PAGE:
8. Prioritize your physical and mental health by eating well, exercising, getting adequate sleep, and engaging in activities that bring joy.
  9. Set achievable short-term and long-term goals related to your sobriety and personal development.

How to Help Someone Through Alcohol Relapse

Preventing relapse isn’t always possible, and it can be difficult to see a loved one struggle with it. While it may not be possible to force someone to go to rehab, you can support them. Helping someone through an alcohol relapse requires patience and understanding. Here are some ways to help a loved one who is experiencing or at risk of relapse:

  • Stay calm and non-judgmental: Approach the situation with empathy and without judgment. Relapse is a common part of recovery, and expressing disappointment or anger can make your loved one feel more isolated and ashamed, which can make relapse worse.
  • Encourage open communication: Create a safe space for the person to talk about their feelings, struggles, and reasons for the relapse. Listen and show that you care about their well-being. Don’t interrupt.
  • Offer support: Let your loved one know you are there for them and willing to help. Remind them that seeking help is a sign of strength, not weakness.
  • Identify triggers: Work together to identify the triggers that led to the relapse. Understanding what situations, emotions, or stressors prompted alcohol relapse can help the person develop strategies to avoid or cope with these triggers in the future.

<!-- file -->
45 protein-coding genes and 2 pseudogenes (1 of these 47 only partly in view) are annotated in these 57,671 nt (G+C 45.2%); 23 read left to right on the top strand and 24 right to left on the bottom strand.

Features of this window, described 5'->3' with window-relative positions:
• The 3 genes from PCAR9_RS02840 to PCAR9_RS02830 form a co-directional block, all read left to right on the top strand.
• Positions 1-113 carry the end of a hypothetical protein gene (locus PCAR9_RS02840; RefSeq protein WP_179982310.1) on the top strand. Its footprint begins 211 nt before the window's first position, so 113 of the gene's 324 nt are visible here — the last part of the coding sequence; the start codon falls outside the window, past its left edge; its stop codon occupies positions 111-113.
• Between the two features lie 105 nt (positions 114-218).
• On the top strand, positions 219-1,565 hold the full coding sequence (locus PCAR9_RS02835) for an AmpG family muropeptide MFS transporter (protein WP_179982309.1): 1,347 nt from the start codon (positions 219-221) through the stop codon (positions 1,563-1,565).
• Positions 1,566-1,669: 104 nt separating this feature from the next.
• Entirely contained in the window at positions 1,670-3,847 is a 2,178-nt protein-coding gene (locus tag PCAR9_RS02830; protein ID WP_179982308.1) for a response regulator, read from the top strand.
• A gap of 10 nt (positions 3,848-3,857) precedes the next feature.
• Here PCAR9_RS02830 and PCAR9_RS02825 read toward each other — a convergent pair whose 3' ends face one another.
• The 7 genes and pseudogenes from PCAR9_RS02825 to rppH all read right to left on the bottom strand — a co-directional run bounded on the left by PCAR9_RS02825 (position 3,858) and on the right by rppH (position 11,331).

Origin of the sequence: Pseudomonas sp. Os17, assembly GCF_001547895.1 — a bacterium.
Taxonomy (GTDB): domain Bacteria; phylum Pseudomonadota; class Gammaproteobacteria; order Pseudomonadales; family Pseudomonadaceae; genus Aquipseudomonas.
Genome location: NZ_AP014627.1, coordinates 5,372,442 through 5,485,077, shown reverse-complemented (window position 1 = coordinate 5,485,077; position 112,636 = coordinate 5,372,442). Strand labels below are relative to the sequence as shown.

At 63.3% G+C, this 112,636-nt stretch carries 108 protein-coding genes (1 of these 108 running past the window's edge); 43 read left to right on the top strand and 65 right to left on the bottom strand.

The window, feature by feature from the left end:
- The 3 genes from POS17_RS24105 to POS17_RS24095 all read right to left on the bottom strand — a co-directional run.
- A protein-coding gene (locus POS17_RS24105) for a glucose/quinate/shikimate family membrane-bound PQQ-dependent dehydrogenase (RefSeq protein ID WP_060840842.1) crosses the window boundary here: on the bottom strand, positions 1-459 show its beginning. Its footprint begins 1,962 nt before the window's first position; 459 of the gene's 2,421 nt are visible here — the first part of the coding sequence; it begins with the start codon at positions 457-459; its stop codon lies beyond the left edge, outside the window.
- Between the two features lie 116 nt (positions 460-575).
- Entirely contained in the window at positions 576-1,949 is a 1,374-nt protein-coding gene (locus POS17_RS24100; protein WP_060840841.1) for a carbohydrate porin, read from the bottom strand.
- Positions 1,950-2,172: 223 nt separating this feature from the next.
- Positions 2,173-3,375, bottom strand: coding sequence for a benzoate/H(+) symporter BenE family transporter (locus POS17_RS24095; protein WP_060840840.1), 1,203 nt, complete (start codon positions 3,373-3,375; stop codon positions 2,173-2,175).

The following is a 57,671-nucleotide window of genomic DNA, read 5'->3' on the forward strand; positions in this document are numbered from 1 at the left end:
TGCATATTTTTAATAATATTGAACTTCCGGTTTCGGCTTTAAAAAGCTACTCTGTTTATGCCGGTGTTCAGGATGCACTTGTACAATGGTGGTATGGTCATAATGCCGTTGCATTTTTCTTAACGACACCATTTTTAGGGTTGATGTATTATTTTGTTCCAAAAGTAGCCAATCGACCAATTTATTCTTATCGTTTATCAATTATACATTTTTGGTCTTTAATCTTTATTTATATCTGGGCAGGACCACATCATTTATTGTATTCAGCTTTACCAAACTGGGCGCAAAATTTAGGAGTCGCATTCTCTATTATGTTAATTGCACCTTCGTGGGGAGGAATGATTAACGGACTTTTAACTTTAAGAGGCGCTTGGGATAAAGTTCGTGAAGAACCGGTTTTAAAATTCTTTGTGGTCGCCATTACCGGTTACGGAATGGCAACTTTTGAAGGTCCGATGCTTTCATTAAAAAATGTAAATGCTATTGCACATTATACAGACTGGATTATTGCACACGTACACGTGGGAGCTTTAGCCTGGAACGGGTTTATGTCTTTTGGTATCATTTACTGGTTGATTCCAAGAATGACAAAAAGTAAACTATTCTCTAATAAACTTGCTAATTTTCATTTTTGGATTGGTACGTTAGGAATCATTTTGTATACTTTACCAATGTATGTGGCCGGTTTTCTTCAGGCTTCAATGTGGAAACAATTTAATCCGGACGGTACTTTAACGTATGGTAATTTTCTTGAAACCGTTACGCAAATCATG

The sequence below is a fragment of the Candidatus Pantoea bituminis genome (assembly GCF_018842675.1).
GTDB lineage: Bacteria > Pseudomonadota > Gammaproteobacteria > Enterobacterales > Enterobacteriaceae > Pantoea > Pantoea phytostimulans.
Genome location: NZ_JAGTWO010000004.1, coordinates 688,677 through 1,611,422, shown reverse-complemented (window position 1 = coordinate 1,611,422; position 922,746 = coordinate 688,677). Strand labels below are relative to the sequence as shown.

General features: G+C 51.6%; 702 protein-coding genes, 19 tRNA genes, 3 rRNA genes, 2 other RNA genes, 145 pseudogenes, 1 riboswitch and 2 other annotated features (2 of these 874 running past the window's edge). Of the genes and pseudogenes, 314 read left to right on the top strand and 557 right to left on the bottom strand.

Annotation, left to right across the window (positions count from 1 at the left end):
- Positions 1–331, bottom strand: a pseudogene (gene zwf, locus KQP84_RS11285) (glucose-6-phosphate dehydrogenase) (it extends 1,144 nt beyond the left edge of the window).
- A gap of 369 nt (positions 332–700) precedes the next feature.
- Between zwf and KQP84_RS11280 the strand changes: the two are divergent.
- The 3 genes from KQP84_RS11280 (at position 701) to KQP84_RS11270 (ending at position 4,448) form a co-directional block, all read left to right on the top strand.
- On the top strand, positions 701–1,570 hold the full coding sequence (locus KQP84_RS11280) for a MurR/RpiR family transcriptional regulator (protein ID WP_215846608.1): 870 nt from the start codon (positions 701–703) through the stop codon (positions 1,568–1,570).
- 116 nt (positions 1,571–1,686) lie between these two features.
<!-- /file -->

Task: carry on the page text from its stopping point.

• Reinforce positive steps: Acknowledge your loved one’s efforts to seek help and their previous achievements in recovery. Remind them of the progress they’ve made and the skills they’ve learned.
  • Encourage professional help: Suggest seeking professional help, such as the team at Footprints to Recovery. Professional alcohol addiction treatment can provide your loved one with effective coping strategies and a structured plan for recovery.

Getting Help for Alcohol Relapse

When you relapse back into the same damaging drinking patterns as before, the best thing to do is get help from a professional addiction treatment program. Getting professional addiction help significantly increases the likelihood of achieving and maintaining long-term recovery.

How Can Professional Alcohol Treatment Help?

Footprints to Recovery can help you manage emotional relapse through our treatment programs and expert therapists. Our approach to emotional recovery includes teaching emotion regulation skills, where you learn to manage intense emotions without resorting to substance use. These techniques promote healthy emotional expression and self-control. Emotional regulation is useful at all levels of addiction treatment.

Don’t let addiction relapse threaten your future. Substance abuse treatment is a phone call away. When you trust a therapy program from the professionals at Footprints to Recovery, you’re putting yourself in the best position to succeed. The behavioral therapy experts at Footprints to Recovery can assist with dual diagnosis treatment for any co-occurring mental health issues. Our programs are safe and effective for all.




There Are Better Days Ahead.

Our Colorado addiction treatment centers provide the tools you need to construct a purposeful life in recovery and teach you how to maintain it.

If you have any questions or require additional information to determine if Footprints to Recovery is the right fit for your recovery, please reach out to us at any time.

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Evan Gove
Author Evan Gove
Medically Reviewed by Lindsay Hutchison, MS, LPC, LCADC